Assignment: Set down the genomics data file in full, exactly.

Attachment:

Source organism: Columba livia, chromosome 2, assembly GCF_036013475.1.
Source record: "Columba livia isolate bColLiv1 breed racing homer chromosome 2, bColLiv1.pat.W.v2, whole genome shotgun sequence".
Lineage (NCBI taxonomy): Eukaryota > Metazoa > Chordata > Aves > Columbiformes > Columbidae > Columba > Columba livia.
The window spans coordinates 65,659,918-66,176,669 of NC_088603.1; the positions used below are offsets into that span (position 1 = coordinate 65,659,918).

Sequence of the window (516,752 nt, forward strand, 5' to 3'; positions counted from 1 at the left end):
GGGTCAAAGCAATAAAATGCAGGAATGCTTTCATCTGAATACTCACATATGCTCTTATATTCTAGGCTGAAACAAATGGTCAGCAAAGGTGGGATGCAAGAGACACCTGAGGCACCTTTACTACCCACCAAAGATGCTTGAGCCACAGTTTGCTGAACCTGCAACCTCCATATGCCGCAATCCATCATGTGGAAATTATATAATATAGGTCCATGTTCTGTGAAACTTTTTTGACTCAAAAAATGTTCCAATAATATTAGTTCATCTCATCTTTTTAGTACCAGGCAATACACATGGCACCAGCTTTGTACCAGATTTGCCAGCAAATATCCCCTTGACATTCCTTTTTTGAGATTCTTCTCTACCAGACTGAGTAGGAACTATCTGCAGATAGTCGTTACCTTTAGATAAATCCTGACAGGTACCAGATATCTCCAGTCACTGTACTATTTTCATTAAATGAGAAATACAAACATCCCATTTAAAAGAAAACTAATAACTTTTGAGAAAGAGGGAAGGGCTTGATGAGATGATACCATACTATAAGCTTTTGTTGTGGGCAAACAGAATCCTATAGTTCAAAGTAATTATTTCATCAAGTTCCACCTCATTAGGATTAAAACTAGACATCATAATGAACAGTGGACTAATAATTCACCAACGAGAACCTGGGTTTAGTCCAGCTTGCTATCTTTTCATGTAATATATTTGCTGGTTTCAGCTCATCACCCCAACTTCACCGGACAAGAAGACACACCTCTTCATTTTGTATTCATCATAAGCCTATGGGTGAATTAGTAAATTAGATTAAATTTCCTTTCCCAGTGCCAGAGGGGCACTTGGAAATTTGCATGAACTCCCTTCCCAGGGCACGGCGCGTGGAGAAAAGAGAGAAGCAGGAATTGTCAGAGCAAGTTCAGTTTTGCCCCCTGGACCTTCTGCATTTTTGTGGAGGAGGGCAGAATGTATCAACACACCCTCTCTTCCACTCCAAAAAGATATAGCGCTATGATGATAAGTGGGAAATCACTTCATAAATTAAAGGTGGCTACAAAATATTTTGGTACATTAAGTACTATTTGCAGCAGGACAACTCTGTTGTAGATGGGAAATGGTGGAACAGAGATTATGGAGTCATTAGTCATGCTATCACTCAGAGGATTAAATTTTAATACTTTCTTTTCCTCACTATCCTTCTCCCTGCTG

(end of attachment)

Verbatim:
Source organism: Columba livia, chromosome 2, assembly GCF_036013475.1.
Source record: "Columba livia isolate bColLiv1 breed racing homer chromosome 2, bColLiv1.pat.W.v2, whole genome shotgun sequence".
Lineage (NCBI taxonomy): Eukaryota > Metazoa > Chordata > Aves > Columbiformes > Columbidae > Columba > Columba livia.
The window spans coordinates 65,659,918-66,176,669 of NC_088603.1; the positions used below are offsets into that span (position 1 = coordinate 65,659,918).

Sequence of the window (516,752 nt, forward strand, 5' to 3'; positions counted from 1 at the left end):
GGGTCAAAGCAATAAAATGCAGGAATGCTTTCATCTGAATACTCACATATGCTCTTATATTCTAGGCTGAAACAAATGGTCAGCAAAGGTGGGATGCAAGAGACACCTGAGGCACCTTTACTACCCACCAAAGATGCTTGAGCCACAGTTTGCTGAACCTGCAACCTCCATATGCCGCAATCCATCATGTGGAAATTATATAATATAGGTCCATGTTCTGTGAAACTTTTTTGACTCAAAAAATGTTCCAATAATATTAGTTCATCTCATCTTTTTAGTACCAGGCAATACACATGGCACCAGCTTTGTACCAGATTTGCCAGCAAATATCCCCTTGACATTCCTTTTTTGAGATTCTTCTCTACCAGACTGAGTAGGAACTATCTGCAGATAGTCGTTACCTTTAGATAAATCCTGACAGGTACCAGATATCTCCAGTCACTGTACTATTTTCATTAAATGAGAAATACAAACATCCCATTTAAAAGAAAACTAATAACTTTTGAGAAAGAGGGAAGGGCTTGATGAGATGATACCATACTATAAGCTTTTGTTGTGGGCAAACAGAATCCTATAGTTCAAAGTAATTATTTCATCAAGTTCCACCTCATTAGGATTAAAACTAGACATCATAATGAACAGTGGACTAATAATTCACCAACGAGAACCTGGGTTTAGTCCAGCTTGCTATCTTTTCATGTAATATATTTGCTGGTTTCAGCTCATCACCCCAACTTCACCGGACAAGAAGACACACCTCTTCATTTTGTATTCATCATAAGCCTATGGGTGAATTAGTAAATTAGATTAAATTTCCTTTCCCAGTGCCAGAGGGGCACTTGGAAATTTGCATGAACTCCCTTCCCAGGGCACGGCGCGTGGAGAAAAGAGAGAAGCAGGAATTGTCAGAGCAAGTTCAGTTTTGCCCCCTGGACCTTCTGCATTTTTGTGGAGGAGGGCAGAATGTATCAACACACCCTCTCTTCCACTCCAAAAAGATATAGCGCTATGATGATAAGTGGGAAATCACTTCATAAATTAAAGGTGGCTACAAAATATTTTGGTACATTAAGTACTATTTGCAGCAGGACAACTCTGTTGTAGATGGGAAATGGTGGAACAGAGATTATGGAGTCATTAGTCATGCTATCACTCAGAGGATTAAATTTTAATACTTTCTTTTCCTCACTATCCTTCTCCCTGCTG